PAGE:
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Hi everyone! I have been counting the days until my husband finishes A School. We got our orders to Norfolk and everything was falling in place. Norfolk is about 9 to 10 hours from our families and hometown.. it was all so perfect. Now he is deploying basically immediately after we arrive.

I'm not worried about being alone. I've been alone for the past 7 months. I can do it again. I'm however 4 months pregnant. I've gotten a lot of pressure from his NMTIs at school and family and friends who assume I'm going to stay at home now. I still want to move to Norfolk, set up our home and get into a routine. (Currently I'm living with my parents and it's driving me insane.) I just graduated from undergrad in May and start grad school this fall.

My mothers biggest concern is that if I'm placed on bed rest or get put in the hospital before the baby is born what am I going to do? I do have a dog and she brings this up quite often. The baby isn't due until the end of January, and she will take time off and stay with me after the baby is born, but her point is if things don't go well before the baby.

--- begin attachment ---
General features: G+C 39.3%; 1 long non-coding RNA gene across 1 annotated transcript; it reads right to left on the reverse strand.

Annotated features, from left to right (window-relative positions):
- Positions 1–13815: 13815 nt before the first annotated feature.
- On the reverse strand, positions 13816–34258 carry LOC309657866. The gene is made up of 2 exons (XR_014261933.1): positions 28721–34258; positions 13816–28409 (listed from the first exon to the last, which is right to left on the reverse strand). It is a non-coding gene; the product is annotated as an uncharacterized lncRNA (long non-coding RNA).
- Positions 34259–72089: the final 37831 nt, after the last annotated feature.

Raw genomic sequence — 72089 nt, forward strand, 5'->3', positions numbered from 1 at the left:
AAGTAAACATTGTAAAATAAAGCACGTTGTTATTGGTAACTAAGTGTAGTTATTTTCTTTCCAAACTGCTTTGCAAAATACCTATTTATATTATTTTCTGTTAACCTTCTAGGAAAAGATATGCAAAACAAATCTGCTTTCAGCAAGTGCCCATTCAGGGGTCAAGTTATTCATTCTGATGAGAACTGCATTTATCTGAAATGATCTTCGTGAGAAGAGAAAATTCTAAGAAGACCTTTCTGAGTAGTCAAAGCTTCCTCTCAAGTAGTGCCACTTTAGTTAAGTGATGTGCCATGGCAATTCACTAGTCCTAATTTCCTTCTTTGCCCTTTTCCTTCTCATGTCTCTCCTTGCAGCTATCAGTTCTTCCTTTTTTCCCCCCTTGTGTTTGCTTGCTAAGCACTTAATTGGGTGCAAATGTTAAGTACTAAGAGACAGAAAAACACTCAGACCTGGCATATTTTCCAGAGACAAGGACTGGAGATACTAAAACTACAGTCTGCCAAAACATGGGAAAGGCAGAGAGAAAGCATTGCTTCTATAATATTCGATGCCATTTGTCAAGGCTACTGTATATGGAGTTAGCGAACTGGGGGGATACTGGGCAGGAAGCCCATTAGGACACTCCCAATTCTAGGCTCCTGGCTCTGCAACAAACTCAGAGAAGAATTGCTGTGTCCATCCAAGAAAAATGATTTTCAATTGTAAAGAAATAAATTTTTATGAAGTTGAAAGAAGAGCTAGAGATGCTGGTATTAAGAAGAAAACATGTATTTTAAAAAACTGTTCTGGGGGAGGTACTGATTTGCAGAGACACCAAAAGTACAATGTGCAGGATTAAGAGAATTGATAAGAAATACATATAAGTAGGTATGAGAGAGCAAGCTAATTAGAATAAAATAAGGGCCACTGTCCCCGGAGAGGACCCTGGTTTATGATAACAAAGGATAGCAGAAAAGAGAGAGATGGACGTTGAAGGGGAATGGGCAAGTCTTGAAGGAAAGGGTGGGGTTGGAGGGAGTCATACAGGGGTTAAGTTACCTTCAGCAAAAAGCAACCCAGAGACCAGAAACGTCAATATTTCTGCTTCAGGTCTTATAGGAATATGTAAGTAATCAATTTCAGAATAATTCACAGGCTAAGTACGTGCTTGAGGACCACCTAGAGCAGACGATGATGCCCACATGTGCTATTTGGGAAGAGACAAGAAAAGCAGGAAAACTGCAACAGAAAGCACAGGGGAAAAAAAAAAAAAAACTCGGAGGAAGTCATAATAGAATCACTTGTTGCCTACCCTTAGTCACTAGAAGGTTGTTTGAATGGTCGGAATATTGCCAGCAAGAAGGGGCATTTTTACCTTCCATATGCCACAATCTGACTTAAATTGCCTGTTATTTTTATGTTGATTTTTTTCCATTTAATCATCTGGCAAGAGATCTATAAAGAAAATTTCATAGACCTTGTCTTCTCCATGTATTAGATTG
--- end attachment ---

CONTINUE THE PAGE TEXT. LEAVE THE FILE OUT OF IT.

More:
I'm at a loss, and looking for advice. I really feel like I can do this but at the same time I don't have answers for her impossible questions. Anyone been in a similar situation? 

Views: 228

Replies to This Discussion

I was in a similar situation last year except I was not pregnant. My husband received his orders to Norfolk & deployed 3 weeks later.

My advice is to stay home. I stayed in San Diego where I had a job & a great support system. Deployment is really tough & stressful on us at home so its important to have a good support system. I know people move and start over alone when their spouses deploy all the time but especially being pregnant and knowing you will be having the baby while he's gone, I really suggest staying home. You can still move a month or two before he comes home so you can settle and have the house a "home" for when he returns.

If you do choose to go to Norfolk, you will have the Family Readiness Group to lean on.  Maybe you'll love them, maybe not, but the group of spouses is capable of forming a tight bond and looking out for each other.   They are the support system who is in the know and experiencing deployment side by side.  Some people like this, some do not.